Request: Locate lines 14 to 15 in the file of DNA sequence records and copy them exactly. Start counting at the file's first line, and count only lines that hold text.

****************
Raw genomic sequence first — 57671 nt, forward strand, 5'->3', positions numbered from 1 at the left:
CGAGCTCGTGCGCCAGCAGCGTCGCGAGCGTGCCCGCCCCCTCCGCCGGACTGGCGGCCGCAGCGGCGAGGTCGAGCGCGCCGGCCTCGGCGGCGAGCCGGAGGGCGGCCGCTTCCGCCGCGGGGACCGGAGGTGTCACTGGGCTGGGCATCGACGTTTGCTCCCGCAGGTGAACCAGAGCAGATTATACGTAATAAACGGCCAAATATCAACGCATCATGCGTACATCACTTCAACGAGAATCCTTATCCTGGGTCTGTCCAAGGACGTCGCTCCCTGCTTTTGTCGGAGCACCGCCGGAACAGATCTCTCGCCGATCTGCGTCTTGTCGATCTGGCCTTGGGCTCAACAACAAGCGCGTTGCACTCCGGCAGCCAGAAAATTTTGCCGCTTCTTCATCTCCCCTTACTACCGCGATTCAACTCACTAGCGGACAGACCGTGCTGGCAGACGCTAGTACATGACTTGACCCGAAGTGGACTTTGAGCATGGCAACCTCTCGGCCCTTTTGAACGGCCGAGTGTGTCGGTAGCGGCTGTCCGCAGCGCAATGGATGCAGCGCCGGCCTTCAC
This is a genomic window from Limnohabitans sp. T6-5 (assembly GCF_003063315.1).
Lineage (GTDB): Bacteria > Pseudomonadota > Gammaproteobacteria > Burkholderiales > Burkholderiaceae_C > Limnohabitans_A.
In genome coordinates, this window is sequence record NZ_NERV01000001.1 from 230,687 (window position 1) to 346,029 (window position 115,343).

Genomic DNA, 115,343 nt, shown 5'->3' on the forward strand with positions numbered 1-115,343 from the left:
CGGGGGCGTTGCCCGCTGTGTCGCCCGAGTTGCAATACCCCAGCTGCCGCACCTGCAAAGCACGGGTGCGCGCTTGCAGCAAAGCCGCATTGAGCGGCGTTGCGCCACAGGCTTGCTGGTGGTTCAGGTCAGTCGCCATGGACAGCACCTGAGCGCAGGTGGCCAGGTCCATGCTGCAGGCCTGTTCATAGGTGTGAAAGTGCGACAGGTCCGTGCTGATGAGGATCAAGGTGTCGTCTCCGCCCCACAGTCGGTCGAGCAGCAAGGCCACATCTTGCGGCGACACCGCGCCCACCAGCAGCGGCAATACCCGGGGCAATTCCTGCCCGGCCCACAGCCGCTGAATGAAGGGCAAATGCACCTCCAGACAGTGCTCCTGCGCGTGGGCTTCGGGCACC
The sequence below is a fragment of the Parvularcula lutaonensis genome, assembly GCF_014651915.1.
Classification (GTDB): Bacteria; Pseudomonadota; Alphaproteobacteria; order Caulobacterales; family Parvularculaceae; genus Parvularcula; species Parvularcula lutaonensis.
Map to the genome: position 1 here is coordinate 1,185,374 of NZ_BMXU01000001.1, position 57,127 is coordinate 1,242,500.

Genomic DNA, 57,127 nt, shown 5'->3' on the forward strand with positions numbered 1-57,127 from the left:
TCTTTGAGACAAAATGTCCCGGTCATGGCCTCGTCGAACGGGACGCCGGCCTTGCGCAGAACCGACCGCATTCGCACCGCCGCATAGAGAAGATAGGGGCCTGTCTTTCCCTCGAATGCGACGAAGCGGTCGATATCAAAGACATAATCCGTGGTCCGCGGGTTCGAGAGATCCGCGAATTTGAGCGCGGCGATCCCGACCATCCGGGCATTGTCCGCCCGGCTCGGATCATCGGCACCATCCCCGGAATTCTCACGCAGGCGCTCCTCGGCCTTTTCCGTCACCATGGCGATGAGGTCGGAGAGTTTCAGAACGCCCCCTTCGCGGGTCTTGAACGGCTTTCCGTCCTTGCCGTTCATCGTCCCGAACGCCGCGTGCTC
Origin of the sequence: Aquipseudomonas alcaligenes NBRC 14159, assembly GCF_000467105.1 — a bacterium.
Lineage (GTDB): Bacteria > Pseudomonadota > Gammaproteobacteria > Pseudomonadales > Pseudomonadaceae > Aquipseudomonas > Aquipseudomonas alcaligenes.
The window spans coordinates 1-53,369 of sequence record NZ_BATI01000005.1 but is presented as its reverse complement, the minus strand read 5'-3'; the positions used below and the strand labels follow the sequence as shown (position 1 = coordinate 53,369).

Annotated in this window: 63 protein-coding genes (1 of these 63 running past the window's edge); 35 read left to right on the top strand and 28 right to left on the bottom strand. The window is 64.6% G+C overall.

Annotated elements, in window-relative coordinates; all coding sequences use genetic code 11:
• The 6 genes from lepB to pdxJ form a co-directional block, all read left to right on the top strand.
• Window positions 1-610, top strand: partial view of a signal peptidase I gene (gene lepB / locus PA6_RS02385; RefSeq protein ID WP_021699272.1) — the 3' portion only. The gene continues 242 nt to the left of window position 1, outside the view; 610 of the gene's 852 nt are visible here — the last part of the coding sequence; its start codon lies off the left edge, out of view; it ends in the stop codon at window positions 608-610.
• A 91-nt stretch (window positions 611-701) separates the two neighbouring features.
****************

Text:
Lineage (GTDB): Bacteria > Pseudomonadota > Gammaproteobacteria > Pseudomonadales > Pseudomonadaceae > Aquipseudomonas > Aquipseudomonas alcaligenes.
The window spans coordinates 1-53,369 of sequence record NZ_BATI01000005.1 but is presented as its reverse complement, the minus strand read 5'-3'; the positions used below and the strand labels follow the sequence as shown (position 1 = coordinate 53,369).